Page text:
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Musk says Tesla new self-driving rollout could take a couple of months

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The TESLA logo is seen outside a dealership in the Brooklyn borough of New York City
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By Hyunjoo Jin and Eva Mathews

(Reuters) - Boss Elon Musk said Tesla Inc is tweaking its self-driving software to eliminate a phantom braking problem and may release a significantly improved version within the next couple of months.

Tesla shares were down 4.4% at $589.89 in late afternoon, extending falls after the U.S. safety regulator said it has launched a probe into a fatal crash near Fontana, California, involving one of the company's vehicles.

U.S. federal and state regulators have been scrutinizing Tesla's semi-automated driving system following accidents in Texas and other states.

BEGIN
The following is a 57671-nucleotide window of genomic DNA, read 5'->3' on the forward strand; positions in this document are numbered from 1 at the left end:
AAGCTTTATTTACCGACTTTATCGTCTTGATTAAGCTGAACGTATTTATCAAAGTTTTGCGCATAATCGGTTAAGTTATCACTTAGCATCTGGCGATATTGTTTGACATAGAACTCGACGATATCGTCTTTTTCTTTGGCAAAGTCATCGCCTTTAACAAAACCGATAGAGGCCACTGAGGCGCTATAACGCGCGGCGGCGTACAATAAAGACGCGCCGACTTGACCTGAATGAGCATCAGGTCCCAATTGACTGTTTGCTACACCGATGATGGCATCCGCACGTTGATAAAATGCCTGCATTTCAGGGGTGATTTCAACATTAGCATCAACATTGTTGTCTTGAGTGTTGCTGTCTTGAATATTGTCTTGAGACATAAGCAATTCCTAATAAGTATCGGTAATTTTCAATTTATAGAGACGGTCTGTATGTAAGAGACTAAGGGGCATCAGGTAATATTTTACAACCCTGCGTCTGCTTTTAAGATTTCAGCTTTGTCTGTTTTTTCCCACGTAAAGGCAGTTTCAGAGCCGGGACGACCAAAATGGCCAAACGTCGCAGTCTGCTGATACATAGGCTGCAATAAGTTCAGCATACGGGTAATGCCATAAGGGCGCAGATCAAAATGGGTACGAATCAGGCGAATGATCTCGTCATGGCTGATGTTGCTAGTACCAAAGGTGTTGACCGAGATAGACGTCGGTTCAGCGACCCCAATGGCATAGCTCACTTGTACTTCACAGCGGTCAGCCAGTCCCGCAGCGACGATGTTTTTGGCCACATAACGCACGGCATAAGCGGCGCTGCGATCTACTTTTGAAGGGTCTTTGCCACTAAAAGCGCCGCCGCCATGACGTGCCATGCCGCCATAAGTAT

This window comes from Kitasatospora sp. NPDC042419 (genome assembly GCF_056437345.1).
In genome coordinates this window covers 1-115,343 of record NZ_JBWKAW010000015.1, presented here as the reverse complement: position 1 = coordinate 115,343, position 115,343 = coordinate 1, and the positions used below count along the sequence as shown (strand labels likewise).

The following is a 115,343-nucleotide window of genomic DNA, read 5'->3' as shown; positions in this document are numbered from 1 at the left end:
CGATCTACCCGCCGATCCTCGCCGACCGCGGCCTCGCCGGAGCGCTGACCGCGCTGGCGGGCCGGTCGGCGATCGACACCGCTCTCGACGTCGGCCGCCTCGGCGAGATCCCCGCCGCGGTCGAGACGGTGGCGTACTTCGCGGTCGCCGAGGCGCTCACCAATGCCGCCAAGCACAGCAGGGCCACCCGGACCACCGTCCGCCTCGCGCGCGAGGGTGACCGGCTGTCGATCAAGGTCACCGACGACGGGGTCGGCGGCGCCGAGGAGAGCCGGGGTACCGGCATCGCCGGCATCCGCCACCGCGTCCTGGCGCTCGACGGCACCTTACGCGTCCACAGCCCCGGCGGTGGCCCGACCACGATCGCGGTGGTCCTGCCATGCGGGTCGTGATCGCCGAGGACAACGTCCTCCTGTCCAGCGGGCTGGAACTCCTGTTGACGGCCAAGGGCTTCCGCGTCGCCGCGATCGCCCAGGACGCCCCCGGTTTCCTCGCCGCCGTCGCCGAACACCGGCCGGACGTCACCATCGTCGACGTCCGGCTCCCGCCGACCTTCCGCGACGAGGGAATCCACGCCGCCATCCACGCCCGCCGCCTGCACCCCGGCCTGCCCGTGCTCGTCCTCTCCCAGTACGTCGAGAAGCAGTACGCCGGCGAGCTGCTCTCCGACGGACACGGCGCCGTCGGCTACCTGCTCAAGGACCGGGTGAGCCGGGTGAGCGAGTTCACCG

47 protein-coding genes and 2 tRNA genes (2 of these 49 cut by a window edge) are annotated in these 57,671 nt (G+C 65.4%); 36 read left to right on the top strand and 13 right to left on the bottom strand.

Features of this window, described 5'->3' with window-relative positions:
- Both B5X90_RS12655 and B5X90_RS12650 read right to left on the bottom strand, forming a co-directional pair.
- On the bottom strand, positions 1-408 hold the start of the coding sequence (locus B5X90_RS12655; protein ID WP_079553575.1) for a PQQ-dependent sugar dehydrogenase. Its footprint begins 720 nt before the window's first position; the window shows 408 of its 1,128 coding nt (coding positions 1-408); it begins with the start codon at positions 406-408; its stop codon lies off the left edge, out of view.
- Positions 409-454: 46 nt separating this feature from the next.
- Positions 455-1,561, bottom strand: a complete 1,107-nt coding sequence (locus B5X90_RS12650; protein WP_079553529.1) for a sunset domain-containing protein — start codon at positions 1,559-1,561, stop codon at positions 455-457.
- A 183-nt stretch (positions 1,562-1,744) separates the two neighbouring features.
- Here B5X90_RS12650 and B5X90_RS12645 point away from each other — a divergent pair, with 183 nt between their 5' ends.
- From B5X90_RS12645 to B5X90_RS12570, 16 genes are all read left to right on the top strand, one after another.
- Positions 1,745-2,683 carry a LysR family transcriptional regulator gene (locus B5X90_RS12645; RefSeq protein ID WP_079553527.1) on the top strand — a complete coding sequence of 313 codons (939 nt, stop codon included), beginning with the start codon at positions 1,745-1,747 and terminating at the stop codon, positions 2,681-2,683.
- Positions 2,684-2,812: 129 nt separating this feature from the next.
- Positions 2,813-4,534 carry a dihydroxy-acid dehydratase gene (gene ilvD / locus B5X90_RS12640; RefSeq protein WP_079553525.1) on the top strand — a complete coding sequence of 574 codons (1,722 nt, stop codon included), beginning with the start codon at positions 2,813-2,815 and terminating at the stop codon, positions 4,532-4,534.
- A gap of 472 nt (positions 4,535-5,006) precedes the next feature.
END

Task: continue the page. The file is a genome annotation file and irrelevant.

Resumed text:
In March, Tesla told California regulators it may not achieve full self-driving technology by the end of this year. It said it is currently offering a driver assistant, level-2 technology that requires driver supervision.

"I think we’re maybe a month or two away from wide beta. But these things are hard to predict accurately," Musk said in a tweet on Wednesday.

In April, Musk said he would be "surprised" if wide test service were available later than June, calling a May launch "aspirational."

In October, Tesla rolled out a pilot program of its long-touted full self driving (FSD) technology to a limited number of employees and customers, but has delayed the wider launch.

"We had to focus on removing radar & confirming safety," Musk said, referring to the carmaker's plan to rely on cameras for its system.

When asked by a Twitter user whether its vision-only system would remove the "phantom braking" issue, in which a Tesla car sometimes applies a brake abruptly under an overpass or a bridge, he said, "yes."

Subscriptions to the software for the system would be offered within a month, Musk said, without elaborating.

(Reporting by Hyunjoo Jin in Berkeley, Calif., and Eva Mathews in Bengaluru; Editing by David Gregorio and Matthew Lewis)